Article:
Crucial Thought Rss

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Chris selected as K12OnlineConference keynote speaker Each year the K12OnlineConference provides tremendous professional development for free, and entirely online. This year, they have selected me as one of their keynote speakers. I am thrilled to have been chosen and look forward to participating in the conversation. Read the full post announcing all the keynote speakers here.

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Two quick links on Cognitive Load Theory I've been fielding lots of questions lately about Cognitive Load Theory. Here are two quick links that may be useful. First is an article talking about the practical implications of CLT on the design of learning. The second are some "recent" (as of 2003) developments regarding CLT. Happy reading! Update: I clarified the second...

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Practical advice on kids and Android app development After hearing about my students' success developing an Android app, I've gotten several emails asking for more details as to how I practically worked with my kids. Here are some pointers that I offered to the first person that emailed me, perhaps they are of some use to you. Please note that your mileage may vary. It's ok to not be...

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Publishing an App Inventor app to the Android Market As I mentioned earlier, my students and I published an Android app to the Android Market. See those links for more information on the background. This post is decidedly technical. First, once we finished the coding process, we packaged the app for to download to the computer. This is an option in App Inventor. This downloaded an .apk file....

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Designing and publishing an Android app with kids This post is designed to provide some context around how/why we decided to build this app. The more technical details of the code and how we published it will come in a future post. My students and I recently completed and published an Android app, and here's how we did it. First, the genesis for this goes back to a question I asked...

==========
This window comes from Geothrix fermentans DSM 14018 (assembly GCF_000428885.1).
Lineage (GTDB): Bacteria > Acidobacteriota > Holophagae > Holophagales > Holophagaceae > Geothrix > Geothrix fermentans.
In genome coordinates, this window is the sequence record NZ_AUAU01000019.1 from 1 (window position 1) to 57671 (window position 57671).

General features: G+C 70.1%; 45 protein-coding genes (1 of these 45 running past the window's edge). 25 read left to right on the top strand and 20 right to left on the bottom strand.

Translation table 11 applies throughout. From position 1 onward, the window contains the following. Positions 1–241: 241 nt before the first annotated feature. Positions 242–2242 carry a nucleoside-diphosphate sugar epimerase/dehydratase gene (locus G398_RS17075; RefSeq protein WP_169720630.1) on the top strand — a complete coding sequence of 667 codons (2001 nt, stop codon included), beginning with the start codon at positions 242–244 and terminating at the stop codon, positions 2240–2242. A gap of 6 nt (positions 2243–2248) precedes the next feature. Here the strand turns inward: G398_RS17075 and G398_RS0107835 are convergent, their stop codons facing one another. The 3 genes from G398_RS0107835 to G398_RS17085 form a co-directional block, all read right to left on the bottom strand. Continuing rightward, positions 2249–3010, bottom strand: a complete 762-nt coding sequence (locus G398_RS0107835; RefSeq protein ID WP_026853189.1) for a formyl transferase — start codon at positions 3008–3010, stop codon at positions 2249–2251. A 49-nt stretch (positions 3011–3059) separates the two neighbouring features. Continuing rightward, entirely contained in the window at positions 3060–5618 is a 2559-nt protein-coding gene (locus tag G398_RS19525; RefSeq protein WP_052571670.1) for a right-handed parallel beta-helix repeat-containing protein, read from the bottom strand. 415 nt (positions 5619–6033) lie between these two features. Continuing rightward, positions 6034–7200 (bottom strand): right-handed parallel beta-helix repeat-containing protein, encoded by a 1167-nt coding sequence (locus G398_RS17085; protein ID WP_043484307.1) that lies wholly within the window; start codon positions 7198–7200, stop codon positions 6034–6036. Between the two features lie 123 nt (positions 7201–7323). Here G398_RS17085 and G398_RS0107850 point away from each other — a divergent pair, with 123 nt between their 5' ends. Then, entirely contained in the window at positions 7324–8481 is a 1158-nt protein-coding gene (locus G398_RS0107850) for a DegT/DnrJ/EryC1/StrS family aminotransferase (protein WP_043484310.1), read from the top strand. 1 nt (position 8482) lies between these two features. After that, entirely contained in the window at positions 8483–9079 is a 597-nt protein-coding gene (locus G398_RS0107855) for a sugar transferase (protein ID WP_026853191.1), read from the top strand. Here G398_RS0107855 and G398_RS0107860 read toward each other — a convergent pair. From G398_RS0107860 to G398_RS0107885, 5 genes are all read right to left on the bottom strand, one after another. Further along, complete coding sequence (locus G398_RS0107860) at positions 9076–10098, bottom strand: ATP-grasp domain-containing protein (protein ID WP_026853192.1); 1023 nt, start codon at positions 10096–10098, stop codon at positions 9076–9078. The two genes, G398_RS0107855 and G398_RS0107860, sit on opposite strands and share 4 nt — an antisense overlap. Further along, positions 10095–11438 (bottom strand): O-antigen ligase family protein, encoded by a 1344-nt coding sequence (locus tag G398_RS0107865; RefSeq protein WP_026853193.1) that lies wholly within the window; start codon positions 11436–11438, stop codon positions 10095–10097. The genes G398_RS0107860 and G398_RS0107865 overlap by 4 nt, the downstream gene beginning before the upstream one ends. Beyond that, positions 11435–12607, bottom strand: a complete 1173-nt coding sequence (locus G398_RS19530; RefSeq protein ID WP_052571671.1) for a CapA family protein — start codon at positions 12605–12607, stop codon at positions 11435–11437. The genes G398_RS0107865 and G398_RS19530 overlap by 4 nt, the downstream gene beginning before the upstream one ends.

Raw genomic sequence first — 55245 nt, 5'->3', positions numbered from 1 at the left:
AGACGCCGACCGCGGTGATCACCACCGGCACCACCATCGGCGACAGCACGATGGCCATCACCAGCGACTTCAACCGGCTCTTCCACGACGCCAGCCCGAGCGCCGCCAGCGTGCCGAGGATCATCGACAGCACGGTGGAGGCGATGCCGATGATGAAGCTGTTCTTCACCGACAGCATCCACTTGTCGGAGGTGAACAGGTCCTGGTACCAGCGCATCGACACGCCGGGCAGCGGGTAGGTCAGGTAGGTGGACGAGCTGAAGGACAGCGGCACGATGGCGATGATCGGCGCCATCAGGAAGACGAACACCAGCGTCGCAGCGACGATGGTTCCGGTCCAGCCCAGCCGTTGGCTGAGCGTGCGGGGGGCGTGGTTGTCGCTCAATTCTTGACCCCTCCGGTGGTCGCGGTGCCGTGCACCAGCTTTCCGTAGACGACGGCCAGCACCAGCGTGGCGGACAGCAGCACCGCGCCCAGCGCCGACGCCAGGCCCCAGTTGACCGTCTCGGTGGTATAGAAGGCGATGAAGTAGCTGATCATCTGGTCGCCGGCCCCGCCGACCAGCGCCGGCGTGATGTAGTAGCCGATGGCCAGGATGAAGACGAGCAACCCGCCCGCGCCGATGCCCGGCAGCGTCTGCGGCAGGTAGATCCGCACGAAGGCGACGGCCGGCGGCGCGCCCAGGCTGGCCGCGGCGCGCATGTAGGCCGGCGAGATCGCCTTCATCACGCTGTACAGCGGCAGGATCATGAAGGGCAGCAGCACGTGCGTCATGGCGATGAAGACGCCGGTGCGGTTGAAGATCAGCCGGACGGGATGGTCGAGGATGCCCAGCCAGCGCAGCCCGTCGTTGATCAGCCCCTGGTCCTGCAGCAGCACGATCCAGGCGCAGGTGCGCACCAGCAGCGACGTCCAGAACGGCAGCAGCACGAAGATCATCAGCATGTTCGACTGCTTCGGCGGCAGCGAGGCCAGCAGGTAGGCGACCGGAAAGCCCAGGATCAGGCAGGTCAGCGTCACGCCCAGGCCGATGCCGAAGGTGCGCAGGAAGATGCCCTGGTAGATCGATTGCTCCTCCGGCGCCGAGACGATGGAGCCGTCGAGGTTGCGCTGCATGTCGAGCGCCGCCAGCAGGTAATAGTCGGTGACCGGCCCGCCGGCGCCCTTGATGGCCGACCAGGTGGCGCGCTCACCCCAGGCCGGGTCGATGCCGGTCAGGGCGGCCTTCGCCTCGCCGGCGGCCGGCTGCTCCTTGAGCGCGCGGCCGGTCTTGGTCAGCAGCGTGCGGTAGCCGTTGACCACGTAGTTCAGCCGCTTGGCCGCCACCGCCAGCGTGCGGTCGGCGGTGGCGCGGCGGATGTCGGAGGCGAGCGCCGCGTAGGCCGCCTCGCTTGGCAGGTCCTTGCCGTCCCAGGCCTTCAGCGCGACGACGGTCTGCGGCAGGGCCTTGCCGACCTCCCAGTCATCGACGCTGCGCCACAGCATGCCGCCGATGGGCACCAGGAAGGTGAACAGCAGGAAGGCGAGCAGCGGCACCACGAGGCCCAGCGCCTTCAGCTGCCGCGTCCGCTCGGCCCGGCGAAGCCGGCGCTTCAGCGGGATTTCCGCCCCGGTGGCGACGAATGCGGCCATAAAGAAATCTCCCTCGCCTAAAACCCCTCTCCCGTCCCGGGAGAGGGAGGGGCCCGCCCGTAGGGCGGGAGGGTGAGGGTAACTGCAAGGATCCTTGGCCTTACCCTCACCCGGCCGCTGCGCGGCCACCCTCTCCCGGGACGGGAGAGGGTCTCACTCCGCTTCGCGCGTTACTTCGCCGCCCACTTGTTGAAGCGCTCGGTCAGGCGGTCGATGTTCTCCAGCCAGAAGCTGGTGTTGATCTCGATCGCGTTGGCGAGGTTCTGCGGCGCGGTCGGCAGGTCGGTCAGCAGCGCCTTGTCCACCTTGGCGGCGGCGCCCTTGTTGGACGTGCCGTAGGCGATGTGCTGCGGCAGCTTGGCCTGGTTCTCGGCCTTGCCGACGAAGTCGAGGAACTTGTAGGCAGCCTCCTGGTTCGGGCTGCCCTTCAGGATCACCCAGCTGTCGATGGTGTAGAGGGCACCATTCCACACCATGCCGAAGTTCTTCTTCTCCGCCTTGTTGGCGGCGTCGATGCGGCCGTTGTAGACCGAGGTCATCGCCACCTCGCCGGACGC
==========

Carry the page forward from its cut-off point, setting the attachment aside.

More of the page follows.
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Learning Styles do not exist (according to Dan Willingham)

Category : Academics

Take a look at this video by Professor Dan Willingham.

Then tell me what you think. Is he right? I pretty much happen to think so.

Comments (9)

In the interest of accurate science I get the point and accept that the absolutes pointed to by learning theories are not sound conclusions. Yes, good teaching is good teaching…However I think that learning theories have served a purpose. They have helped us to find a wider variety of techniques for presenting material and encouraged us to provide the “one more example”.

Teaching is more dynamic, more diverse and I think more interesting because we have encountered this idea. I also do not think that many teachers hold to the absolutes that the ‘science” may suggest. We expect and encourage the use of all senses by all students.

So my next question is what does the science say about multi-modal learning?

Two things struck me as I watched this video once, I probably should watch it at least once more.

One, he seems to be talking specifically about learning factual, rote information, that requires rote memorization. Is that the “learning” we are promoting in our classrooms?

Two, his final conclusion will be used to continue perpetuating the “one size fits all” approach which does NOT benefit students.